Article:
As well as this protein, remember that this breed requires essential omegas and fatty acids; a little carbohydrate; natural minerals and vitamins; food that is high in moisture; and plenty of drinking water, of course. Because ear infections are quite common in Yorkie-Poos, you could ask your vet about hypoallergenic foods that would stop the flaring-up of any allergy that might have caused the infection in the first place.

Brushes for Yorkipoo
Pin Brush
Pin Brush
Slicker Brush
Slicker Brush
Comb
Comb
Nail Clipper
Nail Clipper
Brushing Frequency
fur daily fur weekly fur monthly
Yorkipoo requires daily brushing
Daily Weekly Monthly

Yorkipoo Temperament

We’ve got good news: a Yorkie-Poo’s temperament is a joy. This is an intelligent, sociable, affectionate and kind dog, with parents who have a long history of helping human beings. So wedded to helping humans are they, in fact, that Yorkie-Poos don’t love being left alone for long periods of time. You could say this of most dogs, of course, but the ideal Yorkie-Poo pet parent would be someone who is at home a lot and able to give it regular attention.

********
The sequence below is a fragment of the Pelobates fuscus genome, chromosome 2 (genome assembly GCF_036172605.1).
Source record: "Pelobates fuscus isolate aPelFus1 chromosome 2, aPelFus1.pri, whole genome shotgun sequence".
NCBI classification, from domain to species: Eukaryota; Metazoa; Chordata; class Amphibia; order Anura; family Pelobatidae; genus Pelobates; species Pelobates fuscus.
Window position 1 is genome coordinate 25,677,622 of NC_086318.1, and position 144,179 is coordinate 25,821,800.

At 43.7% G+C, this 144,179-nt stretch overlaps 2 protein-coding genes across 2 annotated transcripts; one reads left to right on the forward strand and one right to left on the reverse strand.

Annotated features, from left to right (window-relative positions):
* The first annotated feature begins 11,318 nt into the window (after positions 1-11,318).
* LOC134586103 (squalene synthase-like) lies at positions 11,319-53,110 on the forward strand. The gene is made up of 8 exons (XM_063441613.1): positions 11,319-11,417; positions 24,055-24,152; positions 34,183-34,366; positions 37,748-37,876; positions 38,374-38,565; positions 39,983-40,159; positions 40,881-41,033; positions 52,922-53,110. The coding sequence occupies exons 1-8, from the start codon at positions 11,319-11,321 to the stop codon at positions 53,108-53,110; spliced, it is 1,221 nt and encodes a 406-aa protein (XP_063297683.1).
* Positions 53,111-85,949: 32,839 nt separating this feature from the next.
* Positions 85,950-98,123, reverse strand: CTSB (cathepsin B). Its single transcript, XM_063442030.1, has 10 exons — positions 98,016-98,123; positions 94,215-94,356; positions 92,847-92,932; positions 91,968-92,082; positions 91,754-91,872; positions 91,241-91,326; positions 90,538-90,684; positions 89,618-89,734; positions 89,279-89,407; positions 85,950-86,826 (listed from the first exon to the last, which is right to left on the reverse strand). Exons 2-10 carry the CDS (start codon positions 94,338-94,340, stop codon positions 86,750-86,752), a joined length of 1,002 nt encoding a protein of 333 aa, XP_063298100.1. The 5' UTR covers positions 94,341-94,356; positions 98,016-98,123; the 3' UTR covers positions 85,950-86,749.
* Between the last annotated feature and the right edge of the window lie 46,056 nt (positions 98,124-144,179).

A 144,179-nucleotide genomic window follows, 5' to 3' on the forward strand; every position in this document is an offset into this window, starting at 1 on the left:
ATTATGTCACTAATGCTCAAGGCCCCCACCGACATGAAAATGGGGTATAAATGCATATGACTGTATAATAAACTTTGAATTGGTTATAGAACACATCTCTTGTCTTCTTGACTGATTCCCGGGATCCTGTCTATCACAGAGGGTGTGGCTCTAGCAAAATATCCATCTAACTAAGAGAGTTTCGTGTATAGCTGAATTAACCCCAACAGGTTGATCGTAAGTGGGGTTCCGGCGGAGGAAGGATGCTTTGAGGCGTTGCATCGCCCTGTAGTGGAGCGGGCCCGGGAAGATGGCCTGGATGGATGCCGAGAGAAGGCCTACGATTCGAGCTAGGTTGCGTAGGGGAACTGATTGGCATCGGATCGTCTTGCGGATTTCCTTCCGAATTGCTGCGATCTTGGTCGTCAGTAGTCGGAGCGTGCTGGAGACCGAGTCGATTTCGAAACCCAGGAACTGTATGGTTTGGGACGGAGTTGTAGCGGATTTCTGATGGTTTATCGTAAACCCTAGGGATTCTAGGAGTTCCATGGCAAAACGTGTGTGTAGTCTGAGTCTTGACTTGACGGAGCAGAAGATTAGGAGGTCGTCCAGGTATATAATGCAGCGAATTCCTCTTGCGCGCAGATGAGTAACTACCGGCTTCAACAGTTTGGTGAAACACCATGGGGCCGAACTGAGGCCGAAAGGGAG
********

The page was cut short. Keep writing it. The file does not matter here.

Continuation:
Though it doesn’t require tons of exercise, it does need a good deal of stimulation. Children will be able to provide this stimulation but be careful: while Yorkie-Poos are excellent with children, like a lot of tiny dogs they may not tolerate excessive petting. 

One thing to be aware of as the parent of a Yorkie-Poo is that it won’t take a great deal to make them bark. This can scare young children, so be sure to supervise time with any particularly small infants, and train your dog to bark as little as possible (easier said than done, we know, but the Yorkie-Poo is relatively easy to train, and we’ve got plenty of dog training advice for you).

Activity Level
low activity medium activity high activity
Low Medium High
Rec. Walk Mileage Per Week